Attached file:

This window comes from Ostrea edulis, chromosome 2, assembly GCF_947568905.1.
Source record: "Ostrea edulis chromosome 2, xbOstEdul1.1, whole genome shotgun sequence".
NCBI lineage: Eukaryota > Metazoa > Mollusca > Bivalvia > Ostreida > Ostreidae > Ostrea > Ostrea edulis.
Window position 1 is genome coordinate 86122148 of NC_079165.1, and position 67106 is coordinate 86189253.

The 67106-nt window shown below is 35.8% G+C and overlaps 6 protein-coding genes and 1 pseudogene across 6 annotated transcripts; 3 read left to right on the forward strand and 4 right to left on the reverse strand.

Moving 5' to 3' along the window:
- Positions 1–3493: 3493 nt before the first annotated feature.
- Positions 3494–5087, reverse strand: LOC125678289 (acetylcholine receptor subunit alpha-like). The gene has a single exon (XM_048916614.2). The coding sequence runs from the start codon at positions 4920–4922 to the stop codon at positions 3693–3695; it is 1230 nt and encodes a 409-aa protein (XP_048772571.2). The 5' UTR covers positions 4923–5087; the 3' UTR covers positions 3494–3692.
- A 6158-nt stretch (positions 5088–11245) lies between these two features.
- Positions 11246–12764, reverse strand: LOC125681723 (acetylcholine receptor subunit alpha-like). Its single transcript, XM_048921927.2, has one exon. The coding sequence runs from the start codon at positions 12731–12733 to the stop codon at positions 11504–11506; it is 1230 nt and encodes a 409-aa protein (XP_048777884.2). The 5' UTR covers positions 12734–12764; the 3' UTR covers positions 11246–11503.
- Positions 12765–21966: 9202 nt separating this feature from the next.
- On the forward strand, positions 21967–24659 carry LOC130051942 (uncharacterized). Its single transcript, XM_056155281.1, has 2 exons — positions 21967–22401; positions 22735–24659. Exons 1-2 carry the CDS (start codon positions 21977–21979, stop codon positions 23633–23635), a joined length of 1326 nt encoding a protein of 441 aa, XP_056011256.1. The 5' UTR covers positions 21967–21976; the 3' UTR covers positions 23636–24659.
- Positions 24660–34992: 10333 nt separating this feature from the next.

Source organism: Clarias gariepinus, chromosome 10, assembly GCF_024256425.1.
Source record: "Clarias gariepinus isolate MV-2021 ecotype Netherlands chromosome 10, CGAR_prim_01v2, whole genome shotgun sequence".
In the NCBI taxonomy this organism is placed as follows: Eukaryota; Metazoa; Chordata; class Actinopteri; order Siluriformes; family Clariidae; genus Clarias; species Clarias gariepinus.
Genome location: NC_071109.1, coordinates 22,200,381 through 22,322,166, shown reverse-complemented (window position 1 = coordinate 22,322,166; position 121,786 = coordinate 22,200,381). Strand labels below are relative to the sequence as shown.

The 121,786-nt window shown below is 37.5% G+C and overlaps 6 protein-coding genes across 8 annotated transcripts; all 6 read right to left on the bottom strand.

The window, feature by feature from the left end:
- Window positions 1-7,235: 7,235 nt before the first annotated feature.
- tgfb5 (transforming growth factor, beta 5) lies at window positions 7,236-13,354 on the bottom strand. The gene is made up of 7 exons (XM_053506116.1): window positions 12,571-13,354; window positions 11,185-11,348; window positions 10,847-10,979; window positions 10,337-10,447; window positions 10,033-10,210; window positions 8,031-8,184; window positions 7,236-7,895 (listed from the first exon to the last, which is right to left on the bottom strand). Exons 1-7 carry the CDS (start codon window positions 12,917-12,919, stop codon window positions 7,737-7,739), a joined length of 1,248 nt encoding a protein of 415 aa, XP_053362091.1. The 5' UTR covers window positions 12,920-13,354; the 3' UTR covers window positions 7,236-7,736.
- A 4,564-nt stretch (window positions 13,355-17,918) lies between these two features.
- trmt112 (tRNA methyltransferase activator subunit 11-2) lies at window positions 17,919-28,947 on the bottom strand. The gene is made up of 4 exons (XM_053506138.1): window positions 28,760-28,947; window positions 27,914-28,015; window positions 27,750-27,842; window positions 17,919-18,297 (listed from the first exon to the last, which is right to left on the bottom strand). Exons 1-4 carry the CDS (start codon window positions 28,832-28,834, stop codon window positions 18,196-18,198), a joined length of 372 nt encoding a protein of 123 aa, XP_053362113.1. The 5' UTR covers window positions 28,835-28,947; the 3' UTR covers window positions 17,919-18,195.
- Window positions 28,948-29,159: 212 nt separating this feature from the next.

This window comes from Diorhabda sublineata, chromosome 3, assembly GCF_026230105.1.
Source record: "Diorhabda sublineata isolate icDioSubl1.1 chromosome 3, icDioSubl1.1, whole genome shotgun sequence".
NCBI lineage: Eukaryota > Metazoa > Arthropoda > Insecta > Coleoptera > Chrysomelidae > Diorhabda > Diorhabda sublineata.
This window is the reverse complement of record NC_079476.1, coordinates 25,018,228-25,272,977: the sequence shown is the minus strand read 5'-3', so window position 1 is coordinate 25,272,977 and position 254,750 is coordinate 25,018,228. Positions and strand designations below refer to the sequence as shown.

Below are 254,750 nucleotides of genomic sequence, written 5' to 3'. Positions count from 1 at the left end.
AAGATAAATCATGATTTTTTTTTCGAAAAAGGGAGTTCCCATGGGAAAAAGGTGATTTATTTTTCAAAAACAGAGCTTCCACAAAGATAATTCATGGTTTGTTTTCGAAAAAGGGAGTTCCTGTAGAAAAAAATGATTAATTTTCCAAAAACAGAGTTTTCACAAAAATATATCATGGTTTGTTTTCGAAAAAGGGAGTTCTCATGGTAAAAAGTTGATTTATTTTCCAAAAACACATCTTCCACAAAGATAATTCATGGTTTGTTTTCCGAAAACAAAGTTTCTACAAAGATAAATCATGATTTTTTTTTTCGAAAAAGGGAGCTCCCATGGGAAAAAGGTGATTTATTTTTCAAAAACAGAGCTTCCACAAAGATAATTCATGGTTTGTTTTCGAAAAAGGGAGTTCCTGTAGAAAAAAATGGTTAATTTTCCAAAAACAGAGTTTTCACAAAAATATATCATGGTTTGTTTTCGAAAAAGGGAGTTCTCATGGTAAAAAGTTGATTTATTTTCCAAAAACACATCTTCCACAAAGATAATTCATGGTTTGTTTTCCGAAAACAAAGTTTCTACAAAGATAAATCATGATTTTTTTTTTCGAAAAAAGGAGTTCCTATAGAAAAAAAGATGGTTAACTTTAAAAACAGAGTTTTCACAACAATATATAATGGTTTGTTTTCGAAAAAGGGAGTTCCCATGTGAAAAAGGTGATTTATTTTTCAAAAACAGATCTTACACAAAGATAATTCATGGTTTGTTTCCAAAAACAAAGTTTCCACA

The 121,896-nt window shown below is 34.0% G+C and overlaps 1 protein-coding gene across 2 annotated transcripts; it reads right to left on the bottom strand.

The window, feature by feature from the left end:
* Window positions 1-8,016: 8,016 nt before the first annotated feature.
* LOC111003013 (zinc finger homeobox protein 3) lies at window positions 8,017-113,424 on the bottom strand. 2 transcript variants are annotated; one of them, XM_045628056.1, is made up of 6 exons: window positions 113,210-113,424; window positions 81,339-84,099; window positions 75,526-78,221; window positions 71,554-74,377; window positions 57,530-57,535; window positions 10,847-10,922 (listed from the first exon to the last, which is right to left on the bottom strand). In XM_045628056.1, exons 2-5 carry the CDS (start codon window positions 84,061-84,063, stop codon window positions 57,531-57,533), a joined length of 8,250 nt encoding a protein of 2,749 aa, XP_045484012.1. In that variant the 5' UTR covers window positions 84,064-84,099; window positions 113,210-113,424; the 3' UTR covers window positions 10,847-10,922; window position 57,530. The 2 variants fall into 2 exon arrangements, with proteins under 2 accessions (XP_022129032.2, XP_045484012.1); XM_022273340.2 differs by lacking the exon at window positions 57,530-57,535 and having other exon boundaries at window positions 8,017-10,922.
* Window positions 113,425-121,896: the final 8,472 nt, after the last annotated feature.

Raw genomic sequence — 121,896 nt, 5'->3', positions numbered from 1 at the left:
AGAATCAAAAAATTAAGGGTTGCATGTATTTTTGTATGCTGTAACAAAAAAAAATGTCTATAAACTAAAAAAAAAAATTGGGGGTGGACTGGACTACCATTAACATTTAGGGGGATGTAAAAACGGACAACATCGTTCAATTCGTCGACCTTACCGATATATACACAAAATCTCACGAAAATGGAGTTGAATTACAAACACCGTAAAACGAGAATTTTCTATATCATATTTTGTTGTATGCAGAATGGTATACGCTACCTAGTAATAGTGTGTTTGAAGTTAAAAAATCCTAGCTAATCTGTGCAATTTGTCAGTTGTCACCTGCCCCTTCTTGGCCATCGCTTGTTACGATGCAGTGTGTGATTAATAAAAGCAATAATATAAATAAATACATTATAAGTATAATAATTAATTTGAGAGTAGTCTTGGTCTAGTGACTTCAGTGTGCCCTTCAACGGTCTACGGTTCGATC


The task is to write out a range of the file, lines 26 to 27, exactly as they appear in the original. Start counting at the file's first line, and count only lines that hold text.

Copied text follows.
Source record: "Diorhabda sublineata isolate icDioSubl1.1 chromosome 3, icDioSubl1.1, whole genome shotgun sequence".
NCBI lineage: Eukaryota > Metazoa > Arthropoda > Insecta > Coleoptera > Chrysomelidae > Diorhabda > Diorhabda sublineata.